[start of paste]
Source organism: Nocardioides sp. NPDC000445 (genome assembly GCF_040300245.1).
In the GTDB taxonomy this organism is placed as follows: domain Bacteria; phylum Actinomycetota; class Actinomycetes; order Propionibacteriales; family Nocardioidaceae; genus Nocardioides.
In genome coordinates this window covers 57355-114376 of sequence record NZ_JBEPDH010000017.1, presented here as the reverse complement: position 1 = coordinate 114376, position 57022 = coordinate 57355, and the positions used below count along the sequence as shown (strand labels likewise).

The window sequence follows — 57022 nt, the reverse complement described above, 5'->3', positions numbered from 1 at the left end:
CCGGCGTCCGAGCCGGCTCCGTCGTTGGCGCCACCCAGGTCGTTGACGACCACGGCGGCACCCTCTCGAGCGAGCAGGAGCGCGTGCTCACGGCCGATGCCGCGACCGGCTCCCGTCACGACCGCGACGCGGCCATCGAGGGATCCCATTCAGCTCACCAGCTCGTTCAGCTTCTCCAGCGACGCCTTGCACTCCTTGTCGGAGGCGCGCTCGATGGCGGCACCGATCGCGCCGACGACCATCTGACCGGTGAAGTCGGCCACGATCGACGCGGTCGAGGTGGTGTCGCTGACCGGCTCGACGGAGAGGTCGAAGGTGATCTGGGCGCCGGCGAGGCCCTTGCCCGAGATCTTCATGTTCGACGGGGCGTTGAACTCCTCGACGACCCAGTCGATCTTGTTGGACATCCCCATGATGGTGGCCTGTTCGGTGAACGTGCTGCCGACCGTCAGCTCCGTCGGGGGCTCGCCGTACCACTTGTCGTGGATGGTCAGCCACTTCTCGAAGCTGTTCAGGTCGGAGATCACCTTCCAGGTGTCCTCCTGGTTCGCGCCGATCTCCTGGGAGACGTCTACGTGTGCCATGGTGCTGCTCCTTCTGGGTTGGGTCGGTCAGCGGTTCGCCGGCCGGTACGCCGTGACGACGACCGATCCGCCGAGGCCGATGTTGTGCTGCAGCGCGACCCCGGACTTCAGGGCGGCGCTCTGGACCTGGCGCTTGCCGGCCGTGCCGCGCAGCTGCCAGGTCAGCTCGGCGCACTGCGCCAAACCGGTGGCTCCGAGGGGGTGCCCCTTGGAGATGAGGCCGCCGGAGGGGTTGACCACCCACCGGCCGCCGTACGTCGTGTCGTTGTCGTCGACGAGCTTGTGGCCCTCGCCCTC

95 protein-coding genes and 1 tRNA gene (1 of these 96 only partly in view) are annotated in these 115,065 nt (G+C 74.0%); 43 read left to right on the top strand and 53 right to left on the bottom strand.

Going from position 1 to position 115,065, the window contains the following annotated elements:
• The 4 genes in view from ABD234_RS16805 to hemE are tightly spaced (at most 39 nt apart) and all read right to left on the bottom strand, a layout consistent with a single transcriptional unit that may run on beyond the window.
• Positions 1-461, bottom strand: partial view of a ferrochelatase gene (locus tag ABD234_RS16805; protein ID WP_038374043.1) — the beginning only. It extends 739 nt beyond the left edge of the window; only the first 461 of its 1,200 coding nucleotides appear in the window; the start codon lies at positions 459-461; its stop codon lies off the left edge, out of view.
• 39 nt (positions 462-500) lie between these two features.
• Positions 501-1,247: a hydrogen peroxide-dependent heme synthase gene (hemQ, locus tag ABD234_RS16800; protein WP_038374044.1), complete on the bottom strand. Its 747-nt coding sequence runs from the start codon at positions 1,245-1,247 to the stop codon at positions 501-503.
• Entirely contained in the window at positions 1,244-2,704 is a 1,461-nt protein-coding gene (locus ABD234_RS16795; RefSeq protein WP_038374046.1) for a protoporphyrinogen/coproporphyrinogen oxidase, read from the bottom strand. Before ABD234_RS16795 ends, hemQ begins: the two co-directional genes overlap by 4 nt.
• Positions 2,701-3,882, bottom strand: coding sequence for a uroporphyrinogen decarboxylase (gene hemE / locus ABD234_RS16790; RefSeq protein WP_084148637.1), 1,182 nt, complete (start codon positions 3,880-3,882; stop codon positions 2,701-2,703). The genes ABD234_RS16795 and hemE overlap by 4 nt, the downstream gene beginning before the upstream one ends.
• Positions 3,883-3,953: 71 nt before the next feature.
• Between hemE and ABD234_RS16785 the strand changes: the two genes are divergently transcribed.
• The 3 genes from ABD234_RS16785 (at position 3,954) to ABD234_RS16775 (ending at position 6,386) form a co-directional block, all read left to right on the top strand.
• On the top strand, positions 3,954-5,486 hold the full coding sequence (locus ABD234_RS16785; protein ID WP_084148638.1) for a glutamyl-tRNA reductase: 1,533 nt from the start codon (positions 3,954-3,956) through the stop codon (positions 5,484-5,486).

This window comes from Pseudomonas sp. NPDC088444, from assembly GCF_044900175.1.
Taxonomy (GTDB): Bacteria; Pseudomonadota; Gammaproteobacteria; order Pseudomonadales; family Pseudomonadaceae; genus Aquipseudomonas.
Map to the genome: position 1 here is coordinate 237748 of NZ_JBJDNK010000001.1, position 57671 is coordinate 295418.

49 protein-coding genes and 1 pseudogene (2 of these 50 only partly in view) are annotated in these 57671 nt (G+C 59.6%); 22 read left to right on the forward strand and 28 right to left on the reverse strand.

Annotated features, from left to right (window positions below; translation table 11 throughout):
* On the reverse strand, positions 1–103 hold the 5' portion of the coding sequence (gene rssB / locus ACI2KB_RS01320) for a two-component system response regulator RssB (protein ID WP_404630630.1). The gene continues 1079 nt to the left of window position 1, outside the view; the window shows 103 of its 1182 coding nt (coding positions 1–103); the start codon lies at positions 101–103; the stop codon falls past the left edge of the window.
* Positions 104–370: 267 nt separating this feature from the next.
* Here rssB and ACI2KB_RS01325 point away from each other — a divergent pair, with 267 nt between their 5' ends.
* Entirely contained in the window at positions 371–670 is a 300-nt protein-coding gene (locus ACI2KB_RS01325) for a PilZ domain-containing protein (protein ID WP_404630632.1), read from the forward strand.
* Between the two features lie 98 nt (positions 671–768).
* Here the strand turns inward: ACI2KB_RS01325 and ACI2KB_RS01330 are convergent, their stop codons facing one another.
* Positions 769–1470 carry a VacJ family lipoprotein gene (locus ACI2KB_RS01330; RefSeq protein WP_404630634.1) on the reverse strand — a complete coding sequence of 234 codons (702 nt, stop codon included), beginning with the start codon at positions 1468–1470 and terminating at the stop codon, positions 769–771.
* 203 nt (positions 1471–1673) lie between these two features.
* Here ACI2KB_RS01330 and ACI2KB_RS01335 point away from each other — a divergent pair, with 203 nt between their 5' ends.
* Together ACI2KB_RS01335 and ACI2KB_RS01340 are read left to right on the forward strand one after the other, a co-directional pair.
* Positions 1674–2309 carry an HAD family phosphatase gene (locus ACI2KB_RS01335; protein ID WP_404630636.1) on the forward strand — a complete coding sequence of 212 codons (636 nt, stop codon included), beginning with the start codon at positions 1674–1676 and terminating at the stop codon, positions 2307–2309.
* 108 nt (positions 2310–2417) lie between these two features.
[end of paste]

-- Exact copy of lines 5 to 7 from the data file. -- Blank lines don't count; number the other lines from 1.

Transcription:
CCGGCGTCCGAGCCGGCTCCGTCGTTGGCGCCACCCAGGTCGTTGACGACCACGGCGGCACCCTCTCGAGCGAGCAGGAGCGCGTGCTCACGGCCGATGCCGCGACCGGCTCCCGTCACGACCGCGACGCGGCCATCGAGGGATCCCATTCAGCTCACCAGCTCGTTCAGCTTCTCCAGCGACGCCTTGCACTCCTTGTCGGAGGCGCGCTCGATGGCGGCACCGATCGCGCCGACGACCATCTGACCGGTGAAGTCGGCCACGATCGACGCGGTCGAGGTGGTGTCGCTGACCGGCTCGACGGAGAGGTCGAAGGTGATCTGGGCGCCGGCGAGGCCCTTGCCCGAGATCTTCATGTTCGACGGGGCGTTGAACTCCTCGACGACCCAGTCGATCTTGTTGGACATCCCCATGATGGTGGCCTGTTCGGTGAACGTGCTGCCGACCGTCAGCTCCGTCGGGGGCTCGCCGTACCACTTGTCGTGGATGGTCAGCCACTTCTCGAAGCTGTTCAGGTCGGAGATCACCTTCCAGGTGTCCTCCTGGTTCGCGCCGATCTCCTGGGAGACGTCTACGTGTGCCATGGTGCTGCTCCTTCTGGGTTGGGTCGGTCAGCGGTTCGCCGGCCGGTACGCCGTGACGACGACCGATCCGCCGAGGCCGATGTTGTGCTGCAGCGCGACCCCGGACTTCAGGGCGGCGCTCTGGACCTGGCGCTTGCCGGCCGTGCCGCGCAGCTGCCAGGTCAGCTCGGCGCACTGCGCCAAACCGGTGGCTCCGAGGGGGTGCCCCTTGGAGATGAGGCCGCCGGAGGGGTTGACCACCCACCGGCCGCCGTACGTCGTGTCGTTGTCGTCGACGAGCTTGTGGCCCTCGCCCTC

95 protein-coding genes and 1 tRNA gene (1 of these 96 only partly in view) are annotated in these 115,065 nt (G+C 74.0%); 43 read left to right on the top strand and 53 right to left on the bottom strand.

Going from position 1 to position 115,065, the window contains the following annotated elements: